Anatomy of a Synch: How Caveman's 'My Time' Landed in the 'I Love New York' Campaign (and 6,000 Taxis)
Anatomy of a Synch: How Caveman's 'My Time' Landed in the 'I Love New York' Campaign (and 6,000 Taxis)

Licensing songs for commercials, or synchs, is a decades-old trend that has grown to become a meaningful part of the industry's revenue (over $342 million globally in 2011, according to the IFPI's 2012 report) and even more meaningful part of an artist's awareness (fun.'s "We Are Young" rocketed up to the top of the Hot 100 after featuring prominently in a Super Bowl spot for Chevrolet.) Billboard takes a look at the artists, music supervisors and publishing companies who make these deals happen in our new recurring feature, Anatomy of a Synch.

How Caveman's "My Time" came to grace New York State's new $5 million "I Love New York" TV (and taxi) campaign goes back to the stalking last summer of Caveman's manager Jonathan Pardo in Los Angeles by a very enthusiastic and determined music licensor who usually doesn't A&R bands.

"I totally stalked Jonathan," says Carianne Marshall of Songs Music Publishing who tracked Pardo down at a show by another of his clients. "I'm obsessed with Caveman, I think they're amazing so I tracked him down and talked his ear off until he said he would consider signing with Songs." Which is all the more improbable considering Marshall runs Songs' film and synchonization department and rarely A&Rs bands. But Caveman, as she would tell anyone who would listen, was her favorite band at 2011's SXSW.

Pardo, who vividly recalls the stalking, was swayed both by Marshall's enthusiasm and conviction that she could "extract value from the record and recoup our advance."

Pardo and Caveman signed a publishing deal with Songs believing the boutique firm, which also reps the catalogs of Q-Tip, Bright Eyes and Sleigh Bells among others, could better focus their energies on the project than a large publisher. To wit, since signing last summer, the band has landed synchs with MTV's "I Just Want My Pants Back" and "The Pauly D Project," Internet ads for Lenovo and Chevy, and an indie film entitled "Four."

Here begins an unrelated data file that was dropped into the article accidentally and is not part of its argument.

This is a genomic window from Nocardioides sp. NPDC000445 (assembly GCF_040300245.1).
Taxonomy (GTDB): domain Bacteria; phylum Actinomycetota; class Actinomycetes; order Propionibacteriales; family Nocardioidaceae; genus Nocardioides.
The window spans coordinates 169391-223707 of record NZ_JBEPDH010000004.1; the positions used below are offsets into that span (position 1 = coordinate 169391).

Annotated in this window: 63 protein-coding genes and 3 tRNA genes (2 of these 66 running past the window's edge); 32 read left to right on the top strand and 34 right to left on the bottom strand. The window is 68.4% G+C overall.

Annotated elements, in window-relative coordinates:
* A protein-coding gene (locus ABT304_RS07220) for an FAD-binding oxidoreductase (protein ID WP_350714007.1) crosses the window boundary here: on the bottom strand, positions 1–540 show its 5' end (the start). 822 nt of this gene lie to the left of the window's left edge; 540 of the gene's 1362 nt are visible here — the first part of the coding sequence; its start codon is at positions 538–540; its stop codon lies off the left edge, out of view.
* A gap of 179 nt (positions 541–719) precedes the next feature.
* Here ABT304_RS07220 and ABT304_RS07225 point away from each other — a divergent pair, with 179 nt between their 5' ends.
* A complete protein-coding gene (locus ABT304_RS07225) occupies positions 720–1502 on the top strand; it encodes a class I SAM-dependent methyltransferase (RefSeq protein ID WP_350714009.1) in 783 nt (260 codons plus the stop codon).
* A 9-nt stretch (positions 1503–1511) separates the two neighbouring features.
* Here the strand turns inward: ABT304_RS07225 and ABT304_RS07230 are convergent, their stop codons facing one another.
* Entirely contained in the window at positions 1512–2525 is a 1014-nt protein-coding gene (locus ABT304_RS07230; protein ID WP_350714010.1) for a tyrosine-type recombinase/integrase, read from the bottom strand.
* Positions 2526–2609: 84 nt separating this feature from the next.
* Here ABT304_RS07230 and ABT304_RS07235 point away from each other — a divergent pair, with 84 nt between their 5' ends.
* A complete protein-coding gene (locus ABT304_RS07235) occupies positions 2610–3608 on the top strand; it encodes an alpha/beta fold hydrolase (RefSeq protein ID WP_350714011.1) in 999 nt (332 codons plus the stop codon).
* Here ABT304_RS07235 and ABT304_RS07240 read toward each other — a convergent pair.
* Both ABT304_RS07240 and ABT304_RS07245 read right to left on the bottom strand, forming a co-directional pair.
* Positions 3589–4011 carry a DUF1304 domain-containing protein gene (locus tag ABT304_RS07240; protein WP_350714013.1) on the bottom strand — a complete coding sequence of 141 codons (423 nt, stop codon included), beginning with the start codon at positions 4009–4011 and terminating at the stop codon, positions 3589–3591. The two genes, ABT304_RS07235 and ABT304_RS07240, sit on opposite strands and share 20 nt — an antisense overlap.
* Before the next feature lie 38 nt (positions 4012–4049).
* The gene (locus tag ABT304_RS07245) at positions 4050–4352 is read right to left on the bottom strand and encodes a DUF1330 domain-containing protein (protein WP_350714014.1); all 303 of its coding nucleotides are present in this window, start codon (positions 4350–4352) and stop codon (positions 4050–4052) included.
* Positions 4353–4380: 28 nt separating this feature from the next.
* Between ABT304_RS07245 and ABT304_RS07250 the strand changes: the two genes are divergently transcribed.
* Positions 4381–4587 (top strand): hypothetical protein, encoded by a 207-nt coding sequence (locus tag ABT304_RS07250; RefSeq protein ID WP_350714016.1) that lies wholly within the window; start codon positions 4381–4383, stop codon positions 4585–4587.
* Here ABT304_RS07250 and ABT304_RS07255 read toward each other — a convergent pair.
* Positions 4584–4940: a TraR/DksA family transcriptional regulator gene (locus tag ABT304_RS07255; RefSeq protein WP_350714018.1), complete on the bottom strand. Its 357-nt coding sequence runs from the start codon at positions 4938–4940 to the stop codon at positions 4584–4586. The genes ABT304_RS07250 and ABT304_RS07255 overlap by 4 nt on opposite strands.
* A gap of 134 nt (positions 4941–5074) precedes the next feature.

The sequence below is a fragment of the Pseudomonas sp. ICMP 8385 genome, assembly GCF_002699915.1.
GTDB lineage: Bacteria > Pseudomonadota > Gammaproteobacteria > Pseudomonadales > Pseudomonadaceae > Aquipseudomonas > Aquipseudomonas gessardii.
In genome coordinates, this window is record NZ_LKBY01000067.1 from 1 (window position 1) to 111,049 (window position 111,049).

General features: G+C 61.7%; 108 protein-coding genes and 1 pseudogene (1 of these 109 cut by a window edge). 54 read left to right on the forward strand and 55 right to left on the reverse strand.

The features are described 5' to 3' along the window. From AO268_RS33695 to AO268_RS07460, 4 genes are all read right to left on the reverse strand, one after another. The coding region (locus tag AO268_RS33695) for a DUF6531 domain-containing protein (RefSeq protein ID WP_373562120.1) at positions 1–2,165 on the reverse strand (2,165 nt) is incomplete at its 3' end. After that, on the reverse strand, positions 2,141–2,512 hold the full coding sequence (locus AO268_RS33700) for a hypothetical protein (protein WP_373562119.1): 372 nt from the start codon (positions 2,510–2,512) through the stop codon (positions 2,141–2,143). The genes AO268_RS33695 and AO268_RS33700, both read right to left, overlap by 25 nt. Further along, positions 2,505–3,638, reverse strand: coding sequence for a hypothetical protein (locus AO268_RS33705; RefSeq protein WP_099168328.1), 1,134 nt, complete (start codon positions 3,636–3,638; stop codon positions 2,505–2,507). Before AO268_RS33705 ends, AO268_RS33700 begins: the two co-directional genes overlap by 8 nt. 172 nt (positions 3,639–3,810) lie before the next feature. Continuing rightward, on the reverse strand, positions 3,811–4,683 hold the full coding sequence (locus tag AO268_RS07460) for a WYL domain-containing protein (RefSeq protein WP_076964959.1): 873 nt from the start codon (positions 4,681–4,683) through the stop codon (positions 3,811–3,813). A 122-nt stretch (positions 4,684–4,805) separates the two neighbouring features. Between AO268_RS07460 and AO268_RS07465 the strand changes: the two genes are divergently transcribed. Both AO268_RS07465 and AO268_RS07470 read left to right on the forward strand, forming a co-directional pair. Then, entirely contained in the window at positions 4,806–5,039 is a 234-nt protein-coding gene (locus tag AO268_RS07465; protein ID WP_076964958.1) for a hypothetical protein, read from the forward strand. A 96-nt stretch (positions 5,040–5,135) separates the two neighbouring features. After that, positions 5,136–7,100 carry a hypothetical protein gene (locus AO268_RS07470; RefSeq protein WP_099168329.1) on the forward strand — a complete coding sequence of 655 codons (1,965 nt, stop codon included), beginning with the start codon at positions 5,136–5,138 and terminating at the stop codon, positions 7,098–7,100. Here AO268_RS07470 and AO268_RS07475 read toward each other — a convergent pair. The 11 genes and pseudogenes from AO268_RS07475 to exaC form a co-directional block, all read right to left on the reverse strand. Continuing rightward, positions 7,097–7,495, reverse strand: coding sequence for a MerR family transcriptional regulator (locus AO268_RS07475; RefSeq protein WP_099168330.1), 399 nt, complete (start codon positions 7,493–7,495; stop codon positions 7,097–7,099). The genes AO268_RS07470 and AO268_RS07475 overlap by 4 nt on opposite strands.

In January, the band signed to Fat Possum Records who re-released Caveman's album "CoCo Beware" in March. The label hired their own licensor Julie D'Angelo of Music For the Masses to shop the band's music. Pardo says the deal resulted in the band doubling its synch reach without the two parties stepping on each other's toes as D'Angelo's label-backed team benefits only from the master recording license.

Caveman's debu album "CoCo Beware" on the Fat Possum Records site.

Marshall and D'Angelo pitched the band separately working their own connections at BBDO. "The synchronization business, I would argue, is not just sales; it's relationships and matchmaking," says Marshall. "A woman at BBDO came to me to see if Caveman was available for licensing in general and I said 'of course." At that point Julie was looped in and she made everything happen on her end and I made everything happen on my end."

In late April Pardo got two emails within an hour of each other as he was driving to a show in Boston. "One was from Julie saying it looks like we're in the final running for "My Time" to be placed in this I Love New York commercial," he recalls. "About an hour later I got an email from Cariann, saying 'I got a Surprise! It looks like we're in the running for this New York commercial.' It was great."

Caveman's "My Room," a different version of which appeared in the film "Four"

Caveman, three of whom hail from New York City and a fourth from Albany, have deep New York roots and were thrilled. "The first thing the band asked me was if they would get to meet the Knicks - it wasn't how much money there were going to get paid," Pardo says.

Nick Sonderup, an associate creative director at BBDO says he knew from the beginning they needed a New York-based band to really make the spots all about New York. Sonderup already knew and loved "Coco Beware" and felt "This Time" had the energy and vibe to make the campaign work. "I knew Caveman was a rising band on the cusp," Sonderup says, "their involvement would add that extra cool factor to help in our efforts to make NY state relevant again."

The $5 million ad campaign created by BBDO launched May 30 and is slated to run for seven weeks in areas within a five-to-seven hour range of NYC, including Montreal and Toronto. It will also run in 6,000 New York City cabs (for which band will receive performance royalties, says Pardo). But most gratifying for the native New Yorkers: the ad will appear on the Jumbotron during Mets and Yankees games.


Licensed Song: "My Time"

Artist: Caveman: Matt Iwanusa (lead singer/songwriter); Jimmy "Cobra" Carbonetti (Guitarist) Stefan Marolachakis (drummer) Jeff Berrall (bass) Sam Hopkins (synths).

Band Manager: Jonathan Pardo

Record Label: Fat Possum

I Love New York

Client: Empire State Development Corp.

Carianne Marshall, Songs Music Publishing
Julie D'Angelo, Music For the Masses

Agency: BBDO, New York: Chief Creative Officer: David Lubars; Senior Creative Director: Linda Honan; Associate Creative Director, Art Director: Kurt Lenard; Associate Creative Director, Copywriter: Nick Sonderup; Executive Producer: Ashley Henderson; Executive Music Producer: Rani Vaz.

Production Company: Elastic TV

Director: Andy Hall

Editorial House: Rock Paper Scissors: Editor: Anton Capaldo-Smit

(Additional reporting by Andrew Hampp)